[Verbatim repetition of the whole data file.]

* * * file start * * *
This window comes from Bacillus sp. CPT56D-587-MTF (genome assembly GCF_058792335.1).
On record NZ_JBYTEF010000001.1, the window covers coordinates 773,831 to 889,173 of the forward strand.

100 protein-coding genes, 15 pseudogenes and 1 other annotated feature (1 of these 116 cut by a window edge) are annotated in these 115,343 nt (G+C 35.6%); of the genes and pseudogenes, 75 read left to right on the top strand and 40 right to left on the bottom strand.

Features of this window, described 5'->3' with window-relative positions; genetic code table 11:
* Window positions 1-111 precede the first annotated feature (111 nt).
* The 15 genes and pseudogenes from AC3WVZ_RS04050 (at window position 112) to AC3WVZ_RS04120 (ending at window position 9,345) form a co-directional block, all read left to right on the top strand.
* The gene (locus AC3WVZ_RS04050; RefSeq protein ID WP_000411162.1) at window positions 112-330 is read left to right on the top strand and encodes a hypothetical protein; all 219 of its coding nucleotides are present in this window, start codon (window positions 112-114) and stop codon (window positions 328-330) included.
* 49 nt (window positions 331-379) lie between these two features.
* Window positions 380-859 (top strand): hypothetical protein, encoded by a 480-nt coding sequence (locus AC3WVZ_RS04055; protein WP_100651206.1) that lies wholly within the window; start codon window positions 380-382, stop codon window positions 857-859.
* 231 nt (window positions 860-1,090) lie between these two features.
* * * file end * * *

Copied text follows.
This window comes from Bacillus sp. CPT56D-587-MTF (genome assembly GCF_058792335.1).
On record NZ_JBYTEF010000001.1, the window covers coordinates 773,831 to 889,173 of the forward strand.

100 protein-coding genes, 15 pseudogenes and 1 other annotated feature (1 of these 116 cut by a window edge) are annotated in these 115,343 nt (G+C 35.6%); of the genes and pseudogenes, 75 read left to right on the top strand and 40 right to left on the bottom strand.

Features of this window, described 5'->3' with window-relative positions; genetic code table 11:
* Window positions 1-111 precede the first annotated feature (111 nt).
* The 15 genes and pseudogenes from AC3WVZ_RS04050 (at window position 112) to AC3WVZ_RS04120 (ending at window position 9,345) form a co-directional block, all read left to right on the top strand.
* The gene (locus AC3WVZ_RS04050; RefSeq protein ID WP_000411162.1) at window positions 112-330 is read left to right on the top strand and encodes a hypothetical protein; all 219 of its coding nucleotides are present in this window, start codon (window positions 112-114) and stop codon (window positions 328-330) included.
* 49 nt (window positions 331-379) lie between these two features.
* Window positions 380-859 (top strand): hypothetical protein, encoded by a 480-nt coding sequence (locus AC3WVZ_RS04055; protein WP_100651206.1) that lies wholly within the window; start codon window positions 380-382, stop codon window positions 857-859.
* 231 nt (window positions 860-1,090) lie between these two features.